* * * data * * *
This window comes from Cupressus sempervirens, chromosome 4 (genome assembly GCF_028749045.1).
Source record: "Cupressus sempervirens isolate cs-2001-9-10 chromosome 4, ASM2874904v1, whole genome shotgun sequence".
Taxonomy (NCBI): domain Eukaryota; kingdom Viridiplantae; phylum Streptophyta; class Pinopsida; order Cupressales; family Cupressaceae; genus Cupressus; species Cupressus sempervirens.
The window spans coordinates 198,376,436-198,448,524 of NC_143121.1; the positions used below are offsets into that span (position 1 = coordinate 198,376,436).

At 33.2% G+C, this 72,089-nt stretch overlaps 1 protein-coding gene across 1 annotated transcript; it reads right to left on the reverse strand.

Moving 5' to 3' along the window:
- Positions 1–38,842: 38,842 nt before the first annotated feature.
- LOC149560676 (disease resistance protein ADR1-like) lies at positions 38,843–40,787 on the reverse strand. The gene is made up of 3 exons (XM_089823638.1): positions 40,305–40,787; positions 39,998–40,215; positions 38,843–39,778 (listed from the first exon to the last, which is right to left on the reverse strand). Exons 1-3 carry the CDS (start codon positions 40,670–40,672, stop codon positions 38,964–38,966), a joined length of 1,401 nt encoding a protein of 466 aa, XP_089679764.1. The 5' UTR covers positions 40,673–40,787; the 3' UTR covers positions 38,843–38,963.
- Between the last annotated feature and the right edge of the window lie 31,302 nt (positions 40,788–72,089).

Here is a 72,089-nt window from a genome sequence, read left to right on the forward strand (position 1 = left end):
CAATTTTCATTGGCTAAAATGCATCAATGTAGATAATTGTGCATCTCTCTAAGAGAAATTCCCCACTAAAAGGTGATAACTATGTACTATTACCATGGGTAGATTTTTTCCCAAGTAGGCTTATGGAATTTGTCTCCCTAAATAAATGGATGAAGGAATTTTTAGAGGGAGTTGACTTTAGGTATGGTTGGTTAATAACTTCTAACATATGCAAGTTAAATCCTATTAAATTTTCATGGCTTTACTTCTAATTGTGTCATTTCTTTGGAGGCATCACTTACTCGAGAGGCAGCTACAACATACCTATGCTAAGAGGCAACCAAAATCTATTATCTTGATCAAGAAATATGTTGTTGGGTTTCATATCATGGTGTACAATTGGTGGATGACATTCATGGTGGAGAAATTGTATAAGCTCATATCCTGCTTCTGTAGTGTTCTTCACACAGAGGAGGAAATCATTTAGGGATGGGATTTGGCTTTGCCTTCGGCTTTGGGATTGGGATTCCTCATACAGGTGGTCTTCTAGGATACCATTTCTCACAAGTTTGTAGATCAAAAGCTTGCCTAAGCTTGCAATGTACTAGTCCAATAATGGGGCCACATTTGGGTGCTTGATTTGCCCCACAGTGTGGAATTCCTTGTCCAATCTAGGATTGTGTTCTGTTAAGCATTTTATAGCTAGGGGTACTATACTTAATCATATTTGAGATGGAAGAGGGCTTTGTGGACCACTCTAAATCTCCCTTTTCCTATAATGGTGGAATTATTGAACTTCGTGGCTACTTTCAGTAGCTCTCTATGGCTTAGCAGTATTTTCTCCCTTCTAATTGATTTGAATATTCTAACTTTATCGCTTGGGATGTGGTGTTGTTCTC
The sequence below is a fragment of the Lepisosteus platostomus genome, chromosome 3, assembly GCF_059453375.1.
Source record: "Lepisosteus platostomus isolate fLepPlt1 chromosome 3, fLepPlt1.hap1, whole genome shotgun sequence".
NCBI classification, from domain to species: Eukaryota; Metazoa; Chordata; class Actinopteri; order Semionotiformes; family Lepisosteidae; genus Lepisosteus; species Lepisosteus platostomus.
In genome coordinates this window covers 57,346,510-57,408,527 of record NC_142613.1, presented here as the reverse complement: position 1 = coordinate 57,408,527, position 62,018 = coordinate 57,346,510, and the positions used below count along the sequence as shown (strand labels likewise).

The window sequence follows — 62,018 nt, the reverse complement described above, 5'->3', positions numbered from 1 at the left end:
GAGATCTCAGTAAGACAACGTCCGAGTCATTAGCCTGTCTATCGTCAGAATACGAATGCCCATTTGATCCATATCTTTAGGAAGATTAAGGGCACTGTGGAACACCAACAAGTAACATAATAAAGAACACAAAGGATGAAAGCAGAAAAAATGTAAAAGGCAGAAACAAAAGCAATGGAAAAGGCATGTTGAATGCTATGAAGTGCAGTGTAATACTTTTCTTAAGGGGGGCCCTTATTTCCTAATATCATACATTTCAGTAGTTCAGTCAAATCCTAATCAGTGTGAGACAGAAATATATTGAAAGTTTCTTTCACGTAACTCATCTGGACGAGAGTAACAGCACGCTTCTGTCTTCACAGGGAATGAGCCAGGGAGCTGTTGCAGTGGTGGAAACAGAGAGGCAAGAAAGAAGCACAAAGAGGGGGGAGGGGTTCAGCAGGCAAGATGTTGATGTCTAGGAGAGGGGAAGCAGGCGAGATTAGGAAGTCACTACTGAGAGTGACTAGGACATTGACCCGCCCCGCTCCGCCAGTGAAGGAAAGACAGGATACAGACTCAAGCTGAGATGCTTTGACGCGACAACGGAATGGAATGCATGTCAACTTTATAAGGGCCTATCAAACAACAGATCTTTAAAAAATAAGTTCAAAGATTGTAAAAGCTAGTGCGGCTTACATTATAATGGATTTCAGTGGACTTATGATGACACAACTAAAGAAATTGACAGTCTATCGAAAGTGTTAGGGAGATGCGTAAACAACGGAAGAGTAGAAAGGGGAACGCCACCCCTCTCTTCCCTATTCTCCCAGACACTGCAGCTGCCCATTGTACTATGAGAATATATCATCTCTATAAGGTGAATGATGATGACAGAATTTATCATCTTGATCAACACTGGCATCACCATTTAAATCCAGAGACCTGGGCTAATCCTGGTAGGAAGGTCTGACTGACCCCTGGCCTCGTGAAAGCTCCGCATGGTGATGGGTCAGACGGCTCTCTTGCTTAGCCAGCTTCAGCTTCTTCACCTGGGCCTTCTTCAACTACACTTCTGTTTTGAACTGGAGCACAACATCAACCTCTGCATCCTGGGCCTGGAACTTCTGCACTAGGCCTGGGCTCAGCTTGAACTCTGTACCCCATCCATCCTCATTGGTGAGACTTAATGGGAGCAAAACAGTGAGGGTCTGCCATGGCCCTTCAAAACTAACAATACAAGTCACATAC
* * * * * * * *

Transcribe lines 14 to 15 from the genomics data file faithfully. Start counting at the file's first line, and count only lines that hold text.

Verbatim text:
NCBI classification, from domain to species: Eukaryota; Metazoa; Chordata; class Actinopteri; order Semionotiformes; family Lepisosteidae; genus Lepisosteus; species Lepisosteus platostomus.
In genome coordinates this window covers 57,346,510-57,408,527 of record NC_142613.1, presented here as the reverse complement: position 1 = coordinate 57,408,527, position 62,018 = coordinate 57,346,510, and the positions used below count along the sequence as shown (strand labels likewise).